Department of
Obstetrics and Gynecology

UNIVERSITY OF WISCONSIN
SCHOOL OF MEDICINE AND PUBLIC HEALTH
Portrait

Katherine Sampene, MD, FACOG
Clinical Associate Professor
Academic Specialists in Obstetrics and Gynecology



Office Address
West Clinic
451 Junction Rd
Madison, WI, 53717


Clinic Address
Obstetrics and Gynecology Clinic
451 Junction Rd
Madison, WI, 53717
Phone: 608-265-7601


Administrative Assistant
Cheryl Verdecchia
cverdecchia@uwhealth.org
608 261-1729

Education

B.A. Michigan State University, East Lansing, MI
M.D. Medical College of Wisconsin, Milwaukee, WI
Residency Magee-Womens Hospital of UPMC, Pittsburgh, PA

Certifications

American Board of Obstetrics and Gynecology

Fundamentals of Laparoscopic Surgery Certification


Honors and Awards

Association of American Medical Colleges Early Career Women Faculty Leadership Development Seminar


Memberships

American College of Obstetricians and Gynecologists

American Society for Colposcopy and Cervical Pathology

American Institute of Ultrasound in Medicine


Wallace and Sampene to co-lead department’s Quality and Safety program

As part of the ongoing changes to the UW Department of Ob-Gyn’s Quality and Safety platform, Sumer Wallace, MD, assistant professor in the Division of Gynecologic Oncology, and Katie Sampene, MD, associate professor in the Division of Academic Specialists in Ob-Gyn, will co-lead the Department of Ob-Gyn’s Quality Improvement Review Committee!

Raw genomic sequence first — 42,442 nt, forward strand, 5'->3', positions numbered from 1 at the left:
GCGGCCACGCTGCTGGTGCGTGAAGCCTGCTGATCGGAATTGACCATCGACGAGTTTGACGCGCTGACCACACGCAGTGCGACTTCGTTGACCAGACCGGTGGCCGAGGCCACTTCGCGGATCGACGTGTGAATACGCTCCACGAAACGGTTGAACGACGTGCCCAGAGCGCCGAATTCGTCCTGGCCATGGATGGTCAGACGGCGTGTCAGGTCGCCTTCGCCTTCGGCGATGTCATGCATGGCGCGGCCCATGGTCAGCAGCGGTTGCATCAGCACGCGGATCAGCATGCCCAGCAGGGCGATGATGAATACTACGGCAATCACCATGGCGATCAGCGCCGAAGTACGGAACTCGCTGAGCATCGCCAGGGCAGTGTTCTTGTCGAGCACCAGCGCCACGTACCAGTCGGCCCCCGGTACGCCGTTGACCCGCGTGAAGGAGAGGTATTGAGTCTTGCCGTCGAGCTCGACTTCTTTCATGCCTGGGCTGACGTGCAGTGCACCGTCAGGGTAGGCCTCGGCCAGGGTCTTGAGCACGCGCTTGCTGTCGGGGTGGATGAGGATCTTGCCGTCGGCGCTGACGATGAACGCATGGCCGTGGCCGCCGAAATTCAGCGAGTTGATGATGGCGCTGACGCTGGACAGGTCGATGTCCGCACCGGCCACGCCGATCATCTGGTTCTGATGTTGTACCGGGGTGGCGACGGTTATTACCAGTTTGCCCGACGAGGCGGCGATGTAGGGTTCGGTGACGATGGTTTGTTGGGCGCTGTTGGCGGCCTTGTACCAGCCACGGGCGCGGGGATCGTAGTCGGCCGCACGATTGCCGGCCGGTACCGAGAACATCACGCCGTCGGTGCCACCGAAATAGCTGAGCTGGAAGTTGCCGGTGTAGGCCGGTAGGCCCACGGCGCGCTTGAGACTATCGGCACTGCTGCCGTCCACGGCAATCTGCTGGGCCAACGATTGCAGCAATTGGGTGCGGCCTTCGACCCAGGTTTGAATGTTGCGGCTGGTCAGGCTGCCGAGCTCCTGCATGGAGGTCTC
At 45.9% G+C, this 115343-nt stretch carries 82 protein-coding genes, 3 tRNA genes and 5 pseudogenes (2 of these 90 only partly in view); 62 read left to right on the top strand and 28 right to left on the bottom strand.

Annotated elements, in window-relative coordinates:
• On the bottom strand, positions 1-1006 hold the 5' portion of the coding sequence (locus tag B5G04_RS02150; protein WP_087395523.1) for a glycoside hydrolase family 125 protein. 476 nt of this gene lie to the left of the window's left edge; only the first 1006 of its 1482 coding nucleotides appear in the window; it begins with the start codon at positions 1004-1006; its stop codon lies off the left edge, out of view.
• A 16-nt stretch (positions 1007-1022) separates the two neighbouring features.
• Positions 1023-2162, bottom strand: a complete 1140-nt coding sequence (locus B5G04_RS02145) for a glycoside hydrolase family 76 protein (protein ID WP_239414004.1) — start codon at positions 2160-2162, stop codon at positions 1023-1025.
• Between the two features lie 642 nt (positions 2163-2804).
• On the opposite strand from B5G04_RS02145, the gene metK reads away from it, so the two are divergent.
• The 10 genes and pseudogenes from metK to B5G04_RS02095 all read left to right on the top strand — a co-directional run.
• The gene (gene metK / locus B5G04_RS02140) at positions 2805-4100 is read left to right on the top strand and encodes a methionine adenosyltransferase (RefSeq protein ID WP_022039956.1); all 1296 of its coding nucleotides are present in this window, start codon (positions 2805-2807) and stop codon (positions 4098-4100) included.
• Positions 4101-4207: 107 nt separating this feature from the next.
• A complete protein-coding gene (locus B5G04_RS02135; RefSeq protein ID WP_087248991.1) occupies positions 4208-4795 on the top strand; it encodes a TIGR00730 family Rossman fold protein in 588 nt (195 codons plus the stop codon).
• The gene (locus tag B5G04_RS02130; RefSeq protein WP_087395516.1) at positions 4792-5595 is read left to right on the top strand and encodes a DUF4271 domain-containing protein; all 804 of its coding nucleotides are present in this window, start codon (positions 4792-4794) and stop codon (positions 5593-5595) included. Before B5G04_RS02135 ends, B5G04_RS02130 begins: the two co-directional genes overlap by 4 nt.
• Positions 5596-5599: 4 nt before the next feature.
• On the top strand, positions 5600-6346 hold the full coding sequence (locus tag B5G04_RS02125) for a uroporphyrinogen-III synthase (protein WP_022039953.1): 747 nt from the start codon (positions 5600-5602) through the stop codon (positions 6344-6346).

Wallace was appointed the first-ever Director of Gynecology Quality and Safety last fall. She has a dedication to quality improvement and data-driven outcomes that will serve her well in this role. She is a longtime member of the Society of Gynecologic Oncology’s Policy, Quality and Outcomes committee, and has served as Director of Clinical Informatics for the Division of Gynecologic Oncology since 2021.

Sampene was recently appointed the Director of Obstetrics Quality and Safety. She has been an active leader in obstetrics quality at UnityPoint Health-Meriter Hospital for several years: she served as chair of the UPH-Meriter Department of Obstetrics and Gynecology from 2017-2019, during which time she was also a member of the OB Quality Improvement Committee. Sampene is currently an active member of the UPH-Meriter Pregnancy and Childbirth Care Committee. She has ongoing research projects focused on standardized communications practices during unscheduled Cesarean birth, contraceptive counseling within a reproductive justice framework, and quality improvement research on prenatal aspirin recommendations. In addition, Sampene has co-chaired the UW Department of Ob-Gyn Diversity, Equity, and Inclusion Committee since 2021 with a particular focus on improving patient experience.

In these new roles, Wallace and Sampene will co-lead the Department of Ob-Gyn’s Quality Improvement Review Committee. They will also advise department leadership on quality improvement opportunities in clinical practice, develop data infrastructure to track and monitor quality metrics in all areas of practice, initiate and facilitate educational programs on quality and safety that can benefit trainees, faculty, and clinical providers, and so much more. 

Congratulations to Dr. Wallace and Dr. Sampene!


UW Ob-Gyn research and presentations at 2022 ACOG Annual Meeting

The American College of Obstetricians and Gynecologists held the Annual Clinical and Scientific Meeting in San Diego May 6-8, 2022. Faculty, fellows and residents in the UW Department of Ob-Gyn brought many exciting presentations and projects to the conference. Read more about some of their awesome accomplishments:

Division of Academic Specialists in Ob-Gyn Director Makeba Williams, MD gave the Morton and Diane Stenchever Lecture “The Women’s Health Initiative: Controversy, Confusion, Consensus” at the opening of the day on May 8: